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Massachusetts Divorce After 50: How to Protect Your Retirement Finances

At any age, a Massachusetts divorce can set you back financially, but ending aDivorce 179.jpg marriage later in life poses an extra threat: derailing a previously on-track retirement. As is true with younger couples, a divorce is likely to leave you with higher living expenses, lower in-come, and less wealth. But if you're fifty something or older, you'll have a lot less time to amass more earnings to make up for what you've lost.

That challenge is on the rise. The divorce rate among couples 50 and older doubled from 1990 to 2010, while the overall rate stayed flat.

Splitting up? Take these steps to protect your retirement finances.

Sell the house. After a post-50 divorce, household income, on average, drops 23% for men and nearly double that for women (see the chart). You'll need to recalibrate your spending to match that.

A painful but powerful tactic is to move to less costly quarters. Staying in the family homestead may furnish stability during a split's upheaval, but you'll lose a chance to boost your retirement income, says financial planner.

If you cut your housing costs by $500 a month, for example, and get a 5% return on those savings over the next decade, you'll have $77,000 more for retirement. You can also use the money from a sale to build a larger, income-generating diversified portfolio. (You're at an age when, even if you were to stay married, you might downsize; sell now and you can split the sales costs with your ex.)

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Use your extra cash to take advantage of catch-up contributions open to people 50 and older. You can put $24,000 a year in a 401(k) and $6,500 in an IRA.

Focus on income. You and your spouse are free to negotiate your own divorce terms. The goal: an equitable distribution of assets based on factors such as work records, earnings power, and the length of your marriage. If you can't agree, a judge will decide. With retirement so close, be single-minded about valuing financial assets in terms of the sustainable income they are likely to generate.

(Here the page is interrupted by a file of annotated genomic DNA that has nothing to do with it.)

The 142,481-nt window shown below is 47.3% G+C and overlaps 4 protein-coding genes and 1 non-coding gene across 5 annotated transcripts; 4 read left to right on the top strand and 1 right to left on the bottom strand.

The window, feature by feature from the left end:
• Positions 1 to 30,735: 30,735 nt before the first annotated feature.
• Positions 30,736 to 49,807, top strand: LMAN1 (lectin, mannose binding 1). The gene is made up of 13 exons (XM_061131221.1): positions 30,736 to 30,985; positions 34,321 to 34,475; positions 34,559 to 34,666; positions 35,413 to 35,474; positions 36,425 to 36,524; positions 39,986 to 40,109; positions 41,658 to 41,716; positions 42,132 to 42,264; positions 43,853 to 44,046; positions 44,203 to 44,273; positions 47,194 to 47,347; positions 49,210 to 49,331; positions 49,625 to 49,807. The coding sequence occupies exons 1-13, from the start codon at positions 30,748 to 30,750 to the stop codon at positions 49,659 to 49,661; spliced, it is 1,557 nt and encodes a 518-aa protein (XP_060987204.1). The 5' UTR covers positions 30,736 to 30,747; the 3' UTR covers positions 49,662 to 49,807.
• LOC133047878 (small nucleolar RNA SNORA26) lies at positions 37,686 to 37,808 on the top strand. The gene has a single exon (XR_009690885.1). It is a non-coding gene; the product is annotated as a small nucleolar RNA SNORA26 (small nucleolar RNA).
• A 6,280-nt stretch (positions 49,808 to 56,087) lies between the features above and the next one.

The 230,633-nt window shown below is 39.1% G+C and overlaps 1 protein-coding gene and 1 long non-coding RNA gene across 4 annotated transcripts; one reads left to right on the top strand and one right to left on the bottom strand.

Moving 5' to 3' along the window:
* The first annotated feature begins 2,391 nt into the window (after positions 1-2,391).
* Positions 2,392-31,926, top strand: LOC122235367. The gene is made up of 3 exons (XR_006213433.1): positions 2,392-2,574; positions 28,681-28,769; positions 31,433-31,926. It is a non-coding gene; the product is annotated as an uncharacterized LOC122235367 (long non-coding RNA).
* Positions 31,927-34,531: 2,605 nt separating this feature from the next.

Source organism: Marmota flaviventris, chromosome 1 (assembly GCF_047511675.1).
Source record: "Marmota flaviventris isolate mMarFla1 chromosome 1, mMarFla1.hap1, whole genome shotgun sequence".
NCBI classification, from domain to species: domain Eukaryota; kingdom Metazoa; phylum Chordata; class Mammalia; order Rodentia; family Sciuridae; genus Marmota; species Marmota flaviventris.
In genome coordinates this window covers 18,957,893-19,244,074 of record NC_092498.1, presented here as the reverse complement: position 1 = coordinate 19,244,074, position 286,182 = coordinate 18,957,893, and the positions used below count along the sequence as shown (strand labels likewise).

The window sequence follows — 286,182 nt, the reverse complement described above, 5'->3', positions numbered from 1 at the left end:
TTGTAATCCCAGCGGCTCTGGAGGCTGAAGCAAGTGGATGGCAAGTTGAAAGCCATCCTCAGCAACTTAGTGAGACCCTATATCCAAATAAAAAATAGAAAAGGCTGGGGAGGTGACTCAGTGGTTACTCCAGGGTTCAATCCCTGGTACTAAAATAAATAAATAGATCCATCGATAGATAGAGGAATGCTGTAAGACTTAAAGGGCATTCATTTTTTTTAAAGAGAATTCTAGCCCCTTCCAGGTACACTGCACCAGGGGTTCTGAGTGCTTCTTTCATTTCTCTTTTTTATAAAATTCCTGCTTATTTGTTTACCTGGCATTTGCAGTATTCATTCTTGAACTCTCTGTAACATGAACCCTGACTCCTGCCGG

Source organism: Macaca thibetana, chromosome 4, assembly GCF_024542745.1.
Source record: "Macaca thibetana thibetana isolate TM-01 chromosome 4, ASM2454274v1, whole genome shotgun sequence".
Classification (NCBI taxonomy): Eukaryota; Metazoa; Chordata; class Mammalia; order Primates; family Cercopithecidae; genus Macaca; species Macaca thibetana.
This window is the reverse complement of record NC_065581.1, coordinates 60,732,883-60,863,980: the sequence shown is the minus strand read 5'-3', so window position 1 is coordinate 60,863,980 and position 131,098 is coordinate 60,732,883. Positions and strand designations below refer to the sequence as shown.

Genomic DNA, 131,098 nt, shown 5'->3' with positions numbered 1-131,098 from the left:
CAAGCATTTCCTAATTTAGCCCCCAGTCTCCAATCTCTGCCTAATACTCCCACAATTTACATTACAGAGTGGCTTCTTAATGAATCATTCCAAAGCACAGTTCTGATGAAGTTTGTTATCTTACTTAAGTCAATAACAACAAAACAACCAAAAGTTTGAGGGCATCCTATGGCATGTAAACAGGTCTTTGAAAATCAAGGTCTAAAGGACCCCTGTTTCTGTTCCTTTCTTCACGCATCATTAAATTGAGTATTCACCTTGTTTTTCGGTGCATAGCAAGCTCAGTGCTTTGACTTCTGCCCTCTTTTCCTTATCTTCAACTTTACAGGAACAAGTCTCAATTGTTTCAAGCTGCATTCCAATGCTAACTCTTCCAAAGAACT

Taxes count. A $500,000 401(k), where 100% of withdrawals are taxed at ordinary income rates, is probably worth much less than $500,000 in a taxable investment account, where only the gains are taxed.

Factor in Social Security too. Once you're at least 62, you can opt for a benefit that's 50% of what your ex is due, if it's greater than your full benefit. (Your marriage must have lasted at least a decade, among other conditions.) 

Setting values on pensions, IRAs, insurance policies, and other assets and figuring out your long-term financial needs would be a mind-numbing challenge even if it weren't arising at a time of heated emotions. So hire a financial planner along with a lawyer. Retirement planning and divorce negotiations go hand in hand when you are older. ," says Green. 

Do the division. Your divorce decree merely states who gets what. You still have to make sure you receive the assets you're due. Dawdling is dangerous. If you are owed part of your spouse's 401(k), you can't control how it is invested or whether your ex borrows from it until the money is moved.

For each 401(k) or private-sector pension of your ex's that you have a claim on, you have to file a qualified domestic relations order (QDRO), a legal document that authorizes the transfer, which can run you $300 to $500 apiece. IRAs, public pensions, and military benefits each have specific paperwork.

Also, revisit estate documents and beneficiary designations. Even if an investment account's beneficiary does not change, you must "re-execute" those documents to reflect your divorce. Once that is done, you can focus on your new life knowing you've taken all the key steps to protect your retirement.

Should you be in the midst of a divorce or contemplating divorce, contact the Law Offices of Renee Lazar at 978-844-4095 to schedule a FREE one hour no obligation consultation.

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